Category Archives: race

reflexive anti-geneticism

This is my contribution to the ongoing symposium on genetics,race, and sociological theory as well as its twin on that other blog. A quick disclaimer: I was in graduate school with J. Shiao, lead author of the paper being discussed, and we talk occasionally at conferences.

My view of the original paper is that its contribution is real but quite modest in the scheme of theory. The best way to read it is as a social-constructionist “friendly amendment” to constructivism’s tacit, yet stubborn, insistence that there is no biological basis for racial categorization. Genetic information can be used “to distinguish race/ethnicity from the existence of genetic clusters” (emphasis mine). Shiao et al. suggest that constructivist approaches to race need not cling to a strong no-genetic-clustering claim in order to maintain most of the findings of constructivism (“In sum, relatively little of the empirical explanations made by sociologists of race/ethnicity require the claim of biological nonreality traditionally associated with racial constructionism.”). In short, race is a

social reality that is historical, processual, stratified, and analytically multilevel but that is also entangled with biological inputs inherited from the geographic distribution of humans in genetic watersheds over the past 50,000 years.

While I’m no fan of genetic essentialism, I don’t think that’s what’s actually going on in the Shiao et al. article, and overall I find the critiques in the special issue quite disappointing because by and large they respond reflexively to something else instead of engaging the article’s actual contents. I actually think the most important criticism of Shiao et al. is that it’s not really all that important of a finding: the idea that minor, generally meaningless, and ancient genetic variations produce phenotypes that then become inputs to the social construction of race and ethnicity is a minor correction to social constructionism. It becomes important enough for an article in ST because of the sheer symbolic importance of race and the reflexive anti-geneticism in the field. And the character of much of the responses provide further evidence that the objections are to the symbolic affront of the article instead of to its content.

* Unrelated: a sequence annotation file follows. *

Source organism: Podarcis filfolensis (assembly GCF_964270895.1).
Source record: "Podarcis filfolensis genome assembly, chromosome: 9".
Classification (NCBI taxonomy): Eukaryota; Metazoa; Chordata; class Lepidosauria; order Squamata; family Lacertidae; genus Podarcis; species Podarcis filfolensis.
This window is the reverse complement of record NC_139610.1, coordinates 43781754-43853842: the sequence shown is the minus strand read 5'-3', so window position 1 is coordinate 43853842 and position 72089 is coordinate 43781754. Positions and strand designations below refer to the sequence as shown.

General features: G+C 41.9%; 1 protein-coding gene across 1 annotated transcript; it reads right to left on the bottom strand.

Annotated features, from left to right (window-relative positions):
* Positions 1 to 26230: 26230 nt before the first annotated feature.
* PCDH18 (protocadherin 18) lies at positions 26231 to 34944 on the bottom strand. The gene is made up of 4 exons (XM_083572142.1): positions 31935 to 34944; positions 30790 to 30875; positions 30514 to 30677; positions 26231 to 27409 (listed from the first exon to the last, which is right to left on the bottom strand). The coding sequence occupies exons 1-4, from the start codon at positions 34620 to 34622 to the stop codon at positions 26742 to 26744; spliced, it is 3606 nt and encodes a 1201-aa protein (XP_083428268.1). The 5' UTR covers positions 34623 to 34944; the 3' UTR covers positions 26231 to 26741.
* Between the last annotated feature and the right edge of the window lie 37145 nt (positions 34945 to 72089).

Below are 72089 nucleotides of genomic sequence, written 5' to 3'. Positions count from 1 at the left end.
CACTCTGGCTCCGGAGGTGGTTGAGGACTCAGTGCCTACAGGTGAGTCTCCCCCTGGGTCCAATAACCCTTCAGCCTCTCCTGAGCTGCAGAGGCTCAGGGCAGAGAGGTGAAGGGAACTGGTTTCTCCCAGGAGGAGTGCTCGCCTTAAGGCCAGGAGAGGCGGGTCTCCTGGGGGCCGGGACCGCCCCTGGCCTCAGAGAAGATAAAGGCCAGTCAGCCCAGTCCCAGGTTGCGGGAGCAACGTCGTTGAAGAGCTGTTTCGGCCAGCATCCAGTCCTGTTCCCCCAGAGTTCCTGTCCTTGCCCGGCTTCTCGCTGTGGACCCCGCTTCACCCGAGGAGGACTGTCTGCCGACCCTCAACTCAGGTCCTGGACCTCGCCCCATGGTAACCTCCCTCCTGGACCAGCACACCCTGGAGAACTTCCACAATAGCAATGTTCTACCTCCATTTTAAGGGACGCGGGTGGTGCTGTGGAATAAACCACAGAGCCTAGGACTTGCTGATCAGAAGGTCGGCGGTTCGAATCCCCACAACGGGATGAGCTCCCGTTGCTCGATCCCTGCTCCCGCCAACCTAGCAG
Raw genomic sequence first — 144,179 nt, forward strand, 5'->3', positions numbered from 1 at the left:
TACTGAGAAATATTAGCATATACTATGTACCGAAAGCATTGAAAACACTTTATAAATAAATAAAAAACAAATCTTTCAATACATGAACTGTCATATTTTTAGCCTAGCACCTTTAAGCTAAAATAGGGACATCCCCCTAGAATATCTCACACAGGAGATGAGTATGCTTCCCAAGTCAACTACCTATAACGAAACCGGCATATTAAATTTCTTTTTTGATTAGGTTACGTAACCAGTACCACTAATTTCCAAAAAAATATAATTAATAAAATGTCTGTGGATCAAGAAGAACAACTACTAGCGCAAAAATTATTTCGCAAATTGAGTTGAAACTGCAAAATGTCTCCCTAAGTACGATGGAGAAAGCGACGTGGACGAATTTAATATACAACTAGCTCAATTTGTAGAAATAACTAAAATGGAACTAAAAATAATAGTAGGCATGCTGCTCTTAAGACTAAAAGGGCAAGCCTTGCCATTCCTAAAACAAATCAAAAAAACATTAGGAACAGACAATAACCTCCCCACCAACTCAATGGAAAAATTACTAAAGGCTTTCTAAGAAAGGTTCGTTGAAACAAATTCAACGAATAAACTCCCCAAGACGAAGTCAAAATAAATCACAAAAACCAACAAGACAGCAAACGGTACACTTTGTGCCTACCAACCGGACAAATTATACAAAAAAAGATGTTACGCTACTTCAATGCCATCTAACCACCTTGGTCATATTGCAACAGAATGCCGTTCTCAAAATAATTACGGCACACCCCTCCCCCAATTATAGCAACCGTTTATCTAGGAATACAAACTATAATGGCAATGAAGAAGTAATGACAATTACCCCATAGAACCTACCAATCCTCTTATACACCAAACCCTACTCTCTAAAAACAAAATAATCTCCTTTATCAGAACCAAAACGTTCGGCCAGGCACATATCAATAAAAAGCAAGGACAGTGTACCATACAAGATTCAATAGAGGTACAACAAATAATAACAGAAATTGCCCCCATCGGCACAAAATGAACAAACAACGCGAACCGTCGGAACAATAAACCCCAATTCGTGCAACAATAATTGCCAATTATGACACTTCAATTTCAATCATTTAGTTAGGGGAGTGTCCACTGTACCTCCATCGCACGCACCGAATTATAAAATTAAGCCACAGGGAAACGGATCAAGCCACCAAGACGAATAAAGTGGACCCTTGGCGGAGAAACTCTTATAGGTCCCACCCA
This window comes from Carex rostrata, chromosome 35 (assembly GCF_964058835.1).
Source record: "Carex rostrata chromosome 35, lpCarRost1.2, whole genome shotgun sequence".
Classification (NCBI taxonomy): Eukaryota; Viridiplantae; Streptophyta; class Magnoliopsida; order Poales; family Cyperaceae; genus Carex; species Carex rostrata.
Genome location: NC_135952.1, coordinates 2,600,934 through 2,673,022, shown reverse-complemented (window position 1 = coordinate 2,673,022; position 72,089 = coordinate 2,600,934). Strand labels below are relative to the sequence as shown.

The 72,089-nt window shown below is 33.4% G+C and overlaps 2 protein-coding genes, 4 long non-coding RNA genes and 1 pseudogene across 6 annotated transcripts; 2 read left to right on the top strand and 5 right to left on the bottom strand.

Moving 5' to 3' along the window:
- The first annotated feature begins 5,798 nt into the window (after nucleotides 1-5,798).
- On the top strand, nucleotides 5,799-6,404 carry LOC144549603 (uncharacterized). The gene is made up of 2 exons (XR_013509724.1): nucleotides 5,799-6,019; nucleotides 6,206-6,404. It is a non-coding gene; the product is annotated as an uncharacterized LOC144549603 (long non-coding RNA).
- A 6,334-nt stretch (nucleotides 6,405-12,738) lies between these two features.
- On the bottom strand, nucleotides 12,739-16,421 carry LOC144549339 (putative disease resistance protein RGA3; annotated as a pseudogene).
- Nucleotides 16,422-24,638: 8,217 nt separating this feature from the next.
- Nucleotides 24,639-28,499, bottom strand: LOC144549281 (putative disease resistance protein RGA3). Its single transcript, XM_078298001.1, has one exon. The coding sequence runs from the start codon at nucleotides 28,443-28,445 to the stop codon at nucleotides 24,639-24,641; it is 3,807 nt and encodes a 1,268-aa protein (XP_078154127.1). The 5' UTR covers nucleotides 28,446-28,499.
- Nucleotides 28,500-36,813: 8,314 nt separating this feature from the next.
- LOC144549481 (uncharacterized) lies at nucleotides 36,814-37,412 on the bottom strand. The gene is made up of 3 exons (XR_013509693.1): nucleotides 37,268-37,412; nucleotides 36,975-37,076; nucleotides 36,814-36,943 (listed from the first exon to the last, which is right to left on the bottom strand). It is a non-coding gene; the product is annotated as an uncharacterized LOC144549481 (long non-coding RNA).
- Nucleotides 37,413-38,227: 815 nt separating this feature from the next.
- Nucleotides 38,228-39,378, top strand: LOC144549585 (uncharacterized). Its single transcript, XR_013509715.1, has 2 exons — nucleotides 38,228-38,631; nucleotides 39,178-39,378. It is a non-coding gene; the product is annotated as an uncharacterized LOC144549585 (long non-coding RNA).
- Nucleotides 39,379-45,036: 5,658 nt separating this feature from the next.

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sociologists statement on Ferguson

Last week, a group of 10 sociologists gathered at ASA to discuss the terrible situation in Ferguson.* Following that meeting, the group wrote up draft text for a statement. Here’s how they diagnose some of the larger problems:

Law enforcement’s hyper-surveillance of black and brown youth has created a climate of suspicion of people of color among police departments and within communities. The disrespect and targeting of black men and women by police departments across the nation creates an antagonistic relationship that undermines community trust and inhibits effective policing. Instead of feeling protected by police, many African Americans are intimidated and live in daily fear that their children will face abuse, arrest and death at the hands of police officers who may be acting on implicit biases or institutional policies based on stereotypes and assumptions of black criminality. Similarly, the police tactics used to intimidate protesters exercising their rights to peaceful assembly in Ferguson are rooted in the history of repression of African American protest movements and attitudes about blacks that often drive contemporary police practices.

If you are interested in signing the statement, you can do so here.

* I was not at the meeting, and thus cannot provide any details beyond what’s in these documents. Links to the petition were circulated by Alison Gerber, who can perhaps answer queries.